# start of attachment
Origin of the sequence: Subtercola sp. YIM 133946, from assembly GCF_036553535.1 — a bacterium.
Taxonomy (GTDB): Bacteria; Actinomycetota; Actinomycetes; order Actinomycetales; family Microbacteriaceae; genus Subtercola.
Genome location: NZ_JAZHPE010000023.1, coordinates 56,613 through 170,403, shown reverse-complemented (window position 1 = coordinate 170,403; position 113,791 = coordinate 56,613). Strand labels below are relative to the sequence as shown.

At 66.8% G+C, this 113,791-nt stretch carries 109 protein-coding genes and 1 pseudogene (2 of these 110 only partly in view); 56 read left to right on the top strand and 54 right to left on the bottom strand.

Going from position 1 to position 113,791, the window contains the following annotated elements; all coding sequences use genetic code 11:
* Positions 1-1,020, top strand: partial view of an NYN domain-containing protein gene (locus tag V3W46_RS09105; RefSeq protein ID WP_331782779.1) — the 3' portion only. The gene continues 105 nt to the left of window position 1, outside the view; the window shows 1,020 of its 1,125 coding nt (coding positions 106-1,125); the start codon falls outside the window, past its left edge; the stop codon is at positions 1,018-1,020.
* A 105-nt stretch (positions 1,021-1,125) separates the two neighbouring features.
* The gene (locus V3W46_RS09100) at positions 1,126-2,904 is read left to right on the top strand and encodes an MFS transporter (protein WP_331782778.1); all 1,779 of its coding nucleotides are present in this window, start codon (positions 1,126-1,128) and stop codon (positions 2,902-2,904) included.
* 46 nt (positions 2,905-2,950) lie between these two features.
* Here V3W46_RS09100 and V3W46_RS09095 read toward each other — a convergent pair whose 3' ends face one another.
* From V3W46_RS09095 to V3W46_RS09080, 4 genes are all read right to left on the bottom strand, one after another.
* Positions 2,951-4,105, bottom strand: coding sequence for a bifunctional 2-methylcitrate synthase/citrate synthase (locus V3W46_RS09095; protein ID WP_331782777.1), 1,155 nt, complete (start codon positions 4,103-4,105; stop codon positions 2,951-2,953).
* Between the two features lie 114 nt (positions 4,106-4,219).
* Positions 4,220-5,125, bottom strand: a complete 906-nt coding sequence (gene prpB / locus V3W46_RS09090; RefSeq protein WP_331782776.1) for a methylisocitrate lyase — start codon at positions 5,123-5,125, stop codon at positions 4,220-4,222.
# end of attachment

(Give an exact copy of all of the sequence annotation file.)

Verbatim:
Origin of the sequence: Subtercola sp. YIM 133946, from assembly GCF_036553535.1 — a bacterium.
Taxonomy (GTDB): Bacteria; Actinomycetota; Actinomycetes; order Actinomycetales; family Microbacteriaceae; genus Subtercola.
Genome location: NZ_JAZHPE010000023.1, coordinates 56,613 through 170,403, shown reverse-complemented (window position 1 = coordinate 170,403; position 113,791 = coordinate 56,613). Strand labels below are relative to the sequence as shown.

At 66.8% G+C, this 113,791-nt stretch carries 109 protein-coding genes and 1 pseudogene (2 of these 110 only partly in view); 56 read left to right on the top strand and 54 right to left on the bottom strand.

Going from position 1 to position 113,791, the window contains the following annotated elements; all coding sequences use genetic code 11:
* Positions 1-1,020, top strand: partial view of an NYN domain-containing protein gene (locus tag V3W46_RS09105; RefSeq protein ID WP_331782779.1) — the 3' portion only. The gene continues 105 nt to the left of window position 1, outside the view; the window shows 1,020 of its 1,125 coding nt (coding positions 106-1,125); the start codon falls outside the window, past its left edge; the stop codon is at positions 1,018-1,020.
* A 105-nt stretch (positions 1,021-1,125) separates the two neighbouring features.
* The gene (locus V3W46_RS09100) at positions 1,126-2,904 is read left to right on the top strand and encodes an MFS transporter (protein WP_331782778.1); all 1,779 of its coding nucleotides are present in this window, start codon (positions 1,126-1,128) and stop codon (positions 2,902-2,904) included.
* 46 nt (positions 2,905-2,950) lie between these two features.
* Here V3W46_RS09100 and V3W46_RS09095 read toward each other — a convergent pair whose 3' ends face one another.
* From V3W46_RS09095 to V3W46_RS09080, 4 genes are all read right to left on the bottom strand, one after another.
* Positions 2,951-4,105, bottom strand: coding sequence for a bifunctional 2-methylcitrate synthase/citrate synthase (locus V3W46_RS09095; protein ID WP_331782777.1), 1,155 nt, complete (start codon positions 4,103-4,105; stop codon positions 2,951-2,953).
* Between the two features lie 114 nt (positions 4,106-4,219).
* Positions 4,220-5,125, bottom strand: a complete 906-nt coding sequence (gene prpB / locus V3W46_RS09090; RefSeq protein WP_331782776.1) for a methylisocitrate lyase — start codon at positions 5,123-5,125, stop codon at positions 4,220-4,222.